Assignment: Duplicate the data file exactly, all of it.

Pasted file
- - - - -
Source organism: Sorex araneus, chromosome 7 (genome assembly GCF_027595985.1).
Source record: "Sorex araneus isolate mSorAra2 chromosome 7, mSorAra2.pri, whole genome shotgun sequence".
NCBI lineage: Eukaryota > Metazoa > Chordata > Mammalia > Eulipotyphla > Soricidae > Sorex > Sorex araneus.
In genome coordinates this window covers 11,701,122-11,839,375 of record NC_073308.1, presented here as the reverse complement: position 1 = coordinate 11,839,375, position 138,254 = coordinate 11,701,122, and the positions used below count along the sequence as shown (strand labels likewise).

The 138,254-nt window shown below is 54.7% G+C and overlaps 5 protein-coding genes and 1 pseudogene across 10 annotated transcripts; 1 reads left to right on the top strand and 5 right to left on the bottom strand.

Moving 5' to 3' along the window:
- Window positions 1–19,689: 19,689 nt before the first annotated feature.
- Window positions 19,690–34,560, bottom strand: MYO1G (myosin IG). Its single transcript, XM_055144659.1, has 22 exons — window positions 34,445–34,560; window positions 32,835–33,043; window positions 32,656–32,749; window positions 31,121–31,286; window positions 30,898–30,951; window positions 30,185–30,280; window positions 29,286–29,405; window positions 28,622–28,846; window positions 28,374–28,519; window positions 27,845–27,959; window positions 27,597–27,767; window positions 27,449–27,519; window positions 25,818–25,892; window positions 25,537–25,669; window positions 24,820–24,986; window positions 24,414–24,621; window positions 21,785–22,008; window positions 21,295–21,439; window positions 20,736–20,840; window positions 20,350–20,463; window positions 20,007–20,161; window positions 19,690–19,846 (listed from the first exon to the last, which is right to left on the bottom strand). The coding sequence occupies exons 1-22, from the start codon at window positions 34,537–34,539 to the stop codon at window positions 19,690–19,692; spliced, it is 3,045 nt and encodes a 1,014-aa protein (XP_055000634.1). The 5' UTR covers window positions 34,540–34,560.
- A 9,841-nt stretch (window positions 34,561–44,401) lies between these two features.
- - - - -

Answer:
Source organism: Sorex araneus, chromosome 7 (genome assembly GCF_027595985.1).
Source record: "Sorex araneus isolate mSorAra2 chromosome 7, mSorAra2.pri, whole genome shotgun sequence".
NCBI lineage: Eukaryota > Metazoa > Chordata > Mammalia > Eulipotyphla > Soricidae > Sorex > Sorex araneus.
In genome coordinates this window covers 11,701,122-11,839,375 of record NC_073308.1, presented here as the reverse complement: position 1 = coordinate 11,839,375, position 138,254 = coordinate 11,701,122, and the positions used below count along the sequence as shown (strand labels likewise).

The 138,254-nt window shown below is 54.7% G+C and overlaps 5 protein-coding genes and 1 pseudogene across 10 annotated transcripts; 1 reads left to right on the top strand and 5 right to left on the bottom strand.

Moving 5' to 3' along the window:
- Window positions 1–19,689: 19,689 nt before the first annotated feature.
- Window positions 19,690–34,560, bottom strand: MYO1G (myosin IG). Its single transcript, XM_055144659.1, has 22 exons — window positions 34,445–34,560; window positions 32,835–33,043; window positions 32,656–32,749; window positions 31,121–31,286; window positions 30,898–30,951; window positions 30,185–30,280; window positions 29,286–29,405; window positions 28,622–28,846; window positions 28,374–28,519; window positions 27,845–27,959; window positions 27,597–27,767; window positions 27,449–27,519; window positions 25,818–25,892; window positions 25,537–25,669; window positions 24,820–24,986; window positions 24,414–24,621; window positions 21,785–22,008; window positions 21,295–21,439; window positions 20,736–20,840; window positions 20,350–20,463; window positions 20,007–20,161; window positions 19,690–19,846 (listed from the first exon to the last, which is right to left on the bottom strand). The coding sequence occupies exons 1-22, from the start codon at window positions 34,537–34,539 to the stop codon at window positions 19,690–19,692; spliced, it is 3,045 nt and encodes a 1,014-aa protein (XP_055000634.1). The 5' UTR covers window positions 34,540–34,560.
- A 9,841-nt stretch (window positions 34,561–44,401) lies between these two features.